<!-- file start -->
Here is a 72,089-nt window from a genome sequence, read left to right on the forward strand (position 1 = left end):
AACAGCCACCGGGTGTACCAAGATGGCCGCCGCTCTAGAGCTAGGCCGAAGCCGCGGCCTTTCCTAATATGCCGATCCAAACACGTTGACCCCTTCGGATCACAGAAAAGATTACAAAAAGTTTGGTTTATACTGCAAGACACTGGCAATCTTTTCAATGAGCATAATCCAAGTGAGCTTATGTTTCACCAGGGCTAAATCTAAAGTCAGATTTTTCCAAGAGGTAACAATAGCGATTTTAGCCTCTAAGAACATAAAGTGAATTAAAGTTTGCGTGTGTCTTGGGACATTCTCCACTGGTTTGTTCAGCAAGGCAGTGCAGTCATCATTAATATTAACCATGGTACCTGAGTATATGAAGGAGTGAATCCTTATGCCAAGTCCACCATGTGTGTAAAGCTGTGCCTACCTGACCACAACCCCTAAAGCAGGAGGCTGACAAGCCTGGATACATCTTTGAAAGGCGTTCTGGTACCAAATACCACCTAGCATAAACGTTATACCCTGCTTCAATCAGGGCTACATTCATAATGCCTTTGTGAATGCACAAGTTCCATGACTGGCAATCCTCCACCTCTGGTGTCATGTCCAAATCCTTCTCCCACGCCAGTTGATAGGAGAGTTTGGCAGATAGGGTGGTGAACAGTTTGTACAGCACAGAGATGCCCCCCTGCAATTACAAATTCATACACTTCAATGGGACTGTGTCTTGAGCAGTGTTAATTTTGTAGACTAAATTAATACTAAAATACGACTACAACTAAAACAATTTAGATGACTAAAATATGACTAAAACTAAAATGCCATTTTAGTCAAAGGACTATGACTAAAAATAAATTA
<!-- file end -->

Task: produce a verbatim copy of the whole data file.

Here is a 72,089-nt window from a genome sequence, read left to right on the forward strand (position 1 = left end):
AACAGCCACCGGGTGTACCAAGATGGCCGCCGCTCTAGAGCTAGGCCGAAGCCGCGGCCTTTCCTAATATGCCGATCCAAACACGTTGACCCCTTCGGATCACAGAAAAGATTACAAAAAGTTTGGTTTATACTGCAAGACACTGGCAATCTTTTCAATGAGCATAATCCAAGTGAGCTTATGTTTCACCAGGGCTAAATCTAAAGTCAGATTTTTCCAAGAGGTAACAATAGCGATTTTAGCCTCTAAGAACATAAAGTGAATTAAAGTTTGCGTGTGTCTTGGGACATTCTCCACTGGTTTGTTCAGCAAGGCAGTGCAGTCATCATTAATATTAACCATGGTACCTGAGTATATGAAGGAGTGAATCCTTATGCCAAGTCCACCATGTGTGTAAAGCTGTGCCTACCTGACCACAACCCCTAAAGCAGGAGGCTGACAAGCCTGGATACATCTTTGAAAGGCGTTCTGGTACCAAATACCACCTAGCATAAACGTTATACCCTGCTTCAATCAGGGCTACATTCATAATGCCTTTGTGAATGCACAAGTTCCATGACTGGCAATCCTCCACCTCTGGTGTCATGTCCAAATCCTTCTCCCACGCCAGTTGATAGGAGAGTTTGGCAGATAGGGTGGTGAACAGTTTGTACAGCACAGAGATGCCCCCCTGCAATTACAAATTCATACACTTCAATGGGACTGTGTCTTGAGCAGTGTTAATTTTGTAGACTAAATTAATACTAAAATACGACTACAACTAAAACAATTTAGATGACTAAAATATGACTAAAACTAAAATGCCATTTTAGTCAAAGGACTATGACTAAAAATAAATTA